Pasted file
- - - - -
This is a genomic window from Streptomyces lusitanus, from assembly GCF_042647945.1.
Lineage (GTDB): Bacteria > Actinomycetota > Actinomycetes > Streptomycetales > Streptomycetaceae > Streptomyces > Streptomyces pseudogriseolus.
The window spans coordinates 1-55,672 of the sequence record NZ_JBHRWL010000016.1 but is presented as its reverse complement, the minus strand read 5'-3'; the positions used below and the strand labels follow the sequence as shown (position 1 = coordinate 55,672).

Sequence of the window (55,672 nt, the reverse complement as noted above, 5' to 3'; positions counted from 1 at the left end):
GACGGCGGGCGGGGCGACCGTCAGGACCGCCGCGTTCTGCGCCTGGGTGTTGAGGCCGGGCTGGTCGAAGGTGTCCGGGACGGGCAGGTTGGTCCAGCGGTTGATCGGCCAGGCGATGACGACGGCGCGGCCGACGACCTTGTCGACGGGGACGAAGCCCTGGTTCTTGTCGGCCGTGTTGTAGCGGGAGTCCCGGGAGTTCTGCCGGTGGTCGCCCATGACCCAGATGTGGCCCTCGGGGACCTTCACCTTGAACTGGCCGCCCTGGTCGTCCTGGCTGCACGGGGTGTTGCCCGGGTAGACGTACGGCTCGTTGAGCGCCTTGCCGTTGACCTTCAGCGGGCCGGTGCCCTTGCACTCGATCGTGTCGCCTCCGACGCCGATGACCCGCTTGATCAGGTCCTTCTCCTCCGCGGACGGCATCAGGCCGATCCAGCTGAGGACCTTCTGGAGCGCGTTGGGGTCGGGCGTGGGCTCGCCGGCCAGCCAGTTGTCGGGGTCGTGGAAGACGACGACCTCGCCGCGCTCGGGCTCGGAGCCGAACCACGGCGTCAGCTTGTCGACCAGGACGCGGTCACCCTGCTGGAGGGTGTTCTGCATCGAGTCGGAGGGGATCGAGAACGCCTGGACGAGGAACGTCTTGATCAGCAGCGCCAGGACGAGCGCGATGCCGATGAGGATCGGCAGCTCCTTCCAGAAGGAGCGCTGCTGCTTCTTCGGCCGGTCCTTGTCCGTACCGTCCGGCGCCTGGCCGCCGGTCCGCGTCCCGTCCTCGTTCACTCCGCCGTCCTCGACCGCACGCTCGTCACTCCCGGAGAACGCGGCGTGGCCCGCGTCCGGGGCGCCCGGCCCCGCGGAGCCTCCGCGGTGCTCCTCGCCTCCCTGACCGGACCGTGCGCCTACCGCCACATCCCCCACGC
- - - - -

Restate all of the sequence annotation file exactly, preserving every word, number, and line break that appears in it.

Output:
This is a genomic window from Streptomyces lusitanus, from assembly GCF_042647945.1.
Lineage (GTDB): Bacteria > Actinomycetota > Actinomycetes > Streptomycetales > Streptomycetaceae > Streptomyces > Streptomyces pseudogriseolus.
The window spans coordinates 1-55,672 of the sequence record NZ_JBHRWL010000016.1 but is presented as its reverse complement, the minus strand read 5'-3'; the positions used below and the strand labels follow the sequence as shown (position 1 = coordinate 55,672).

Sequence of the window (55,672 nt, the reverse complement as noted above, 5' to 3'; positions counted from 1 at the left end):
GACGGCGGGCGGGGCGACCGTCAGGACCGCCGCGTTCTGCGCCTGGGTGTTGAGGCCGGGCTGGTCGAAGGTGTCCGGGACGGGCAGGTTGGTCCAGCGGTTGATCGGCCAGGCGATGACGACGGCGCGGCCGACGACCTTGTCGACGGGGACGAAGCCCTGGTTCTTGTCGGCCGTGTTGTAGCGGGAGTCCCGGGAGTTCTGCCGGTGGTCGCCCATGACCCAGATGTGGCCCTCGGGGACCTTCACCTTGAACTGGCCGCCCTGGTCGTCCTGGCTGCACGGGGTGTTGCCCGGGTAGACGTACGGCTCGTTGAGCGCCTTGCCGTTGACCTTCAGCGGGCCGGTGCCCTTGCACTCGATCGTGTCGCCTCCGACGCCGATGACCCGCTTGATCAGGTCCTTCTCCTCCGCGGACGGCATCAGGCCGATCCAGCTGAGGACCTTCTGGAGCGCGTTGGGGTCGGGCGTGGGCTCGCCGGCCAGCCAGTTGTCGGGGTCGTGGAAGACGACGACCTCGCCGCGCTCGGGCTCGGAGCCGAACCACGGCGTCAGCTTGTCGACCAGGACGCGGTCACCCTGCTGGAGGGTGTTCTGCATCGAGTCGGAGGGGATCGAGAACGCCTGGACGAGGAACGTCTTGATCAGCAGCGCCAGGACGAGCGCGATGCCGATGAGGATCGGCAGCTCCTTCCAGAAGGAGCGCTGCTGCTTCTTCGGCCGGTCCTTGTCCGTACCGTCCGGCGCCTGGCCGCCGGTCCGCGTCCCGTCCTCGTTCACTCCGCCGTCCTCGACCGCACGCTCGTCACTCCCGGAGAACGCGGCGTGGCCCGCGTCCGGGGCGCCCGGCCCCGCGGAGCCTCCGCGGTGCTCCTCGCCTCCCTGACCGGACCGTGCGCCTACCGCCACATCCCCCACGC